SANTA CRUZ — You could tell how rough a shooting night Seth Curry had by the way his brother reacted. Having missed six straight 3-pointers, the younger Curry finally got one to go at the 4:16 mark of the third quarter.
Stephen Curry, the Golden State Warriors star, jumped out of his seat and tossed a t-shirt high in the air in celebration, posing with his arms spread as if he’d released a dove into the clouds.
“I’m sure it was pretty funny,” Seth Curry said.
Despite just 3 of 14 attempts, it was not a lost night for the rookie out of Duke. He’s not in the D-League to shoot.
The bigger deal was his 11 assists and two turnovers in 35 minutes as the Santa Cruz Warriors handed the visiting Austin Toros a 117-103 loss.
He looked in control handling the ball against pressure. He was more decisive and assertive running the pick-and-roll. A known gunner, who had 36 points in the season-opener, he appeared just as willing to set up his teammates.
“I feel very comfortable,” Curry said. “If you watch the first three games we played, I think I looked pretty good — getting my teammates involved and scoring at the same time. I felt good handling the ball and everything like that. It feels natural. Obviously, with more reps I’ll get much better. But I feel comfortable.”
Curry’s ability to make the NBA his home is likely tied to his ability to play point guard at the next level. At 6-foot-2, and not an exceptional athlete, defending off guards would be a tall order. But he inherited the family gene from his father, Dell Curry, the former NBA vet known for his sharp-shooting. And pairing an outside stroke with some point guard skills has been a formula proven to work by his older brother.
But for Seth Curry, it’s taking something else: patience.
He certainly needs more than his cult followers in the Bay Area. The final horn hadn’t even sounded on his career before Golden State fans began clamoring for the brothers to be united. Since back-up point guard Toney Douglas went down with an injury, and Golden State has looked desperate for a point guard, Warriors fans have taken to Twitter to lobby for the call-up of Curry.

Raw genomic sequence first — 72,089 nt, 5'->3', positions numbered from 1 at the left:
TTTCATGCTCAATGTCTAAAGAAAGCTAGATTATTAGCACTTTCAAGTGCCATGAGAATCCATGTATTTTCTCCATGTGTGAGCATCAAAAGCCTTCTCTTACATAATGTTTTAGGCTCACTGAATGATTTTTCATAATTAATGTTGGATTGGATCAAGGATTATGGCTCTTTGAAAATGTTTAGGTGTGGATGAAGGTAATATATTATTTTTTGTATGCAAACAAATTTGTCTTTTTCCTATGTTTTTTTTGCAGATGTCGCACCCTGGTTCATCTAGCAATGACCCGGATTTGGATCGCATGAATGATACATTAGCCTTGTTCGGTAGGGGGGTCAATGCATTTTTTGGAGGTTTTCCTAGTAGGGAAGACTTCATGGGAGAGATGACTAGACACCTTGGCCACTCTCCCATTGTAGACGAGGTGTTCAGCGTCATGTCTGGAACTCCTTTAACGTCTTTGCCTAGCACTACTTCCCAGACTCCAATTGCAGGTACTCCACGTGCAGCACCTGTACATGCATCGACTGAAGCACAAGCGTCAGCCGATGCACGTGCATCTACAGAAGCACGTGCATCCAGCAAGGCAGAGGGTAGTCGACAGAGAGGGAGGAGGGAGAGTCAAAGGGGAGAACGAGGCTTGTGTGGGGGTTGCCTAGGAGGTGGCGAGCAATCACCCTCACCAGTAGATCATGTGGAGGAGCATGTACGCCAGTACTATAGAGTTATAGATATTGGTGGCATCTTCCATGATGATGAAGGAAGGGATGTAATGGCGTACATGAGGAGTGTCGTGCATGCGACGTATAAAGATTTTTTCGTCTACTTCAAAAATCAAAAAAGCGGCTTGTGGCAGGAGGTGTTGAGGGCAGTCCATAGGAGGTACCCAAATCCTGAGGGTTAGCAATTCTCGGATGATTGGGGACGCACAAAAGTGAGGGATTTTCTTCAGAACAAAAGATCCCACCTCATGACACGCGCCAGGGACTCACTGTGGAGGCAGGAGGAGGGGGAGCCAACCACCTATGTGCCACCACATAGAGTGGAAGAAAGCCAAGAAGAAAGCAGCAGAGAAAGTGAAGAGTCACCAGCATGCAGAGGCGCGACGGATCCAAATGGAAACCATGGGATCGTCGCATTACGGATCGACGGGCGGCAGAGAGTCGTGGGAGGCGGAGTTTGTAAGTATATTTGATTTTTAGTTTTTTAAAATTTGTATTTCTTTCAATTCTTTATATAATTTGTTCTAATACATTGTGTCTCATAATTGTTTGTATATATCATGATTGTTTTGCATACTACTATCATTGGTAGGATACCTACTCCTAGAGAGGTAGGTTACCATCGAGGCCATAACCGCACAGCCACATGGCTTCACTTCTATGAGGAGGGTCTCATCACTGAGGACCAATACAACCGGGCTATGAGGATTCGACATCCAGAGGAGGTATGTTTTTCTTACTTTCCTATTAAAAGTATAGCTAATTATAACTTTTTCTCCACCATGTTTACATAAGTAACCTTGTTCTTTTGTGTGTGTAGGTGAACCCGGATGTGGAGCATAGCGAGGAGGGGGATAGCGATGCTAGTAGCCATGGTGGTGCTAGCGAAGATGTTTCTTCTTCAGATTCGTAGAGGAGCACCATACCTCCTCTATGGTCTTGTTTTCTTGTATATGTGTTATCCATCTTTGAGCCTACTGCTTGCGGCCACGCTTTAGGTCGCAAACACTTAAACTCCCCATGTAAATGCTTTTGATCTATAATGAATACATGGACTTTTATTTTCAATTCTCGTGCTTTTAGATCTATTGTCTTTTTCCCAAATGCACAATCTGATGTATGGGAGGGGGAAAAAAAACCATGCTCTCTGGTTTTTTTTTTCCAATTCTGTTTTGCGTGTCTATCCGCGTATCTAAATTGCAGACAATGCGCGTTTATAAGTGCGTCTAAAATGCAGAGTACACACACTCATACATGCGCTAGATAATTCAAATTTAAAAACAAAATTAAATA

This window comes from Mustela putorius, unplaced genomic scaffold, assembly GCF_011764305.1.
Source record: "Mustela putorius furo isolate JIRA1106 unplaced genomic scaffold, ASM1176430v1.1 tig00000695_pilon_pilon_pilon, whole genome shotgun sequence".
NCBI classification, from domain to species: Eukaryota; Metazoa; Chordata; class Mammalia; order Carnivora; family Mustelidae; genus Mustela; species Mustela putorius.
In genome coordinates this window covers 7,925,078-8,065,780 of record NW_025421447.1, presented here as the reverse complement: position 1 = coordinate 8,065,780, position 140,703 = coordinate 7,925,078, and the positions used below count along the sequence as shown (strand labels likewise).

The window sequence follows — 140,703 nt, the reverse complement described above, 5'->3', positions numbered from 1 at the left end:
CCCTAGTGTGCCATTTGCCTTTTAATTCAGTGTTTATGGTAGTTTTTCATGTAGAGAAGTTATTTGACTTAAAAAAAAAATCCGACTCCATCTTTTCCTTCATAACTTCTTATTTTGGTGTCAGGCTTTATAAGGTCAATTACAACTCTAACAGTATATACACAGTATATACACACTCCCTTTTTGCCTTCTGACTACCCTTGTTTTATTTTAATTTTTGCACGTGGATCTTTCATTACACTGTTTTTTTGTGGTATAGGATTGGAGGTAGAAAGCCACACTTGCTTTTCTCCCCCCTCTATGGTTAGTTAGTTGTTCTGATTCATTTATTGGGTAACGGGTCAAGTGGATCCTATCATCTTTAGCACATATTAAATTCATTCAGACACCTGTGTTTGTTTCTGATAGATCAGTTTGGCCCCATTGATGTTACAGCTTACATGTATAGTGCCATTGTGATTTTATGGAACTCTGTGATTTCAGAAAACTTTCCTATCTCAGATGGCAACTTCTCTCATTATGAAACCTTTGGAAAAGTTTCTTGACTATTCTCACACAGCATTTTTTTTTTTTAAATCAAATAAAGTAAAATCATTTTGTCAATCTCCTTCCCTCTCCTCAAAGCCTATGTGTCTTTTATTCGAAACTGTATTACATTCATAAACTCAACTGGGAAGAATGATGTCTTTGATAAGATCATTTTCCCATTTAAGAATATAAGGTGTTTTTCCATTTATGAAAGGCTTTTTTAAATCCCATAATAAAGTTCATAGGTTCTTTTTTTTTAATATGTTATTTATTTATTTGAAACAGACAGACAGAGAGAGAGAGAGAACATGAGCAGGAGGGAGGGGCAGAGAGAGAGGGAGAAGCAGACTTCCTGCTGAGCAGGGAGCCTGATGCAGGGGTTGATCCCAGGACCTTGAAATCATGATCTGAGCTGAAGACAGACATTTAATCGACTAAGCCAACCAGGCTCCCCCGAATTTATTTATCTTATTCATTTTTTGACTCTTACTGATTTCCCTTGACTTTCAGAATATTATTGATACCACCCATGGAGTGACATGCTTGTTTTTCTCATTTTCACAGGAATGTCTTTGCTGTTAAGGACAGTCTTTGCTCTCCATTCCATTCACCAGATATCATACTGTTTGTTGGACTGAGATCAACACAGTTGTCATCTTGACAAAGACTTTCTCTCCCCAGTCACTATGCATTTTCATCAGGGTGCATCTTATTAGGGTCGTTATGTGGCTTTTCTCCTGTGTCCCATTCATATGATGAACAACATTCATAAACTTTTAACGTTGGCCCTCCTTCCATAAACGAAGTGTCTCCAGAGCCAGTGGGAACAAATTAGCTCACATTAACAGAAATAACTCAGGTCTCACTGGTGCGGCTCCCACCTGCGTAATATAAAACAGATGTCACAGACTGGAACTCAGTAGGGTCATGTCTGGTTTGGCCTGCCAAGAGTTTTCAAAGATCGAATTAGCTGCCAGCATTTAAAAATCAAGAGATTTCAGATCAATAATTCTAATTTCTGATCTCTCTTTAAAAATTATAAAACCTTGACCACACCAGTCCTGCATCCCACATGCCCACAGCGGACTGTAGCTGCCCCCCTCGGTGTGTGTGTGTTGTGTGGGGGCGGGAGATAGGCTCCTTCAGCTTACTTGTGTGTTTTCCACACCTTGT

Yeah, he sees the tweets. He feels the love. Judging by the grin spreading across his face when asked, he likes it, too.
But Curry said his best hope is not to focus on what should have been, or what could be. It’s a distraction.
“You obviously want to be up there. You’re watching games, thinking you can play on that level,” he said. “But I’m just going out and playing basketball. Playing the same way I would if I was in the league. It’s pretty easy for me to put it all behind.”
Golden State would have to cut someone to make room for Curry. But first he has to show some things to warrant cutting one of the current investments on the end of the bench.
Curry needs to work on his body, improving his strength and quickness. He’s got to hone is skill as a scorer so he can be effective against varying defenses. If he wants to play for the Warriors, he’s got to become adept at running the pick-and-roll. And, as is the case for most players coming from college, he needs to get better on defense.
His older brother sees him accepting the challenge.
“My brother is ultra competitive,” Stephen Curry said. “As a younger brother, he had to be like that because I would never let him win.”
Patience is no problem for Curry. It’s been the virtue that has got him through the last seven months.
It’s been a long road to Santa Cruz. Off-season surgery in April killed his chances of impressing a team enough to get drafted. Not healthy enough to play in summer league, he had to scurry for a training camp invite. In the end, he got one (from Golden State). It was that or going to play in Barcelona.
At the bottom of a crowded depth chart, Curry saw limited action in practices and preseason games. One of the last cuts from the pro club, the Santa Cruz option went from a fall-back plan to his new home.
He said he likes it in Santa Cruz. It isn’t your stereotypical D-League atmosphere at Kaiser Arena. It feels much more like a college game, and the loud, packed house seems to love Curry. But while he is hoping it’s just a pit stop, he said embracing the opportunity is what’s best.
“I’ve just got to go out and focus on playing the same way I would (in the NBA),” Seth Curry said. “Just be aggressive. I can’t go out there thinking I’ve got to kill just to show everybody, prove everybody wrong. I just have to go out there, stay calm and play. I think I can do a good job of that. I’m definitely not where I want to be.”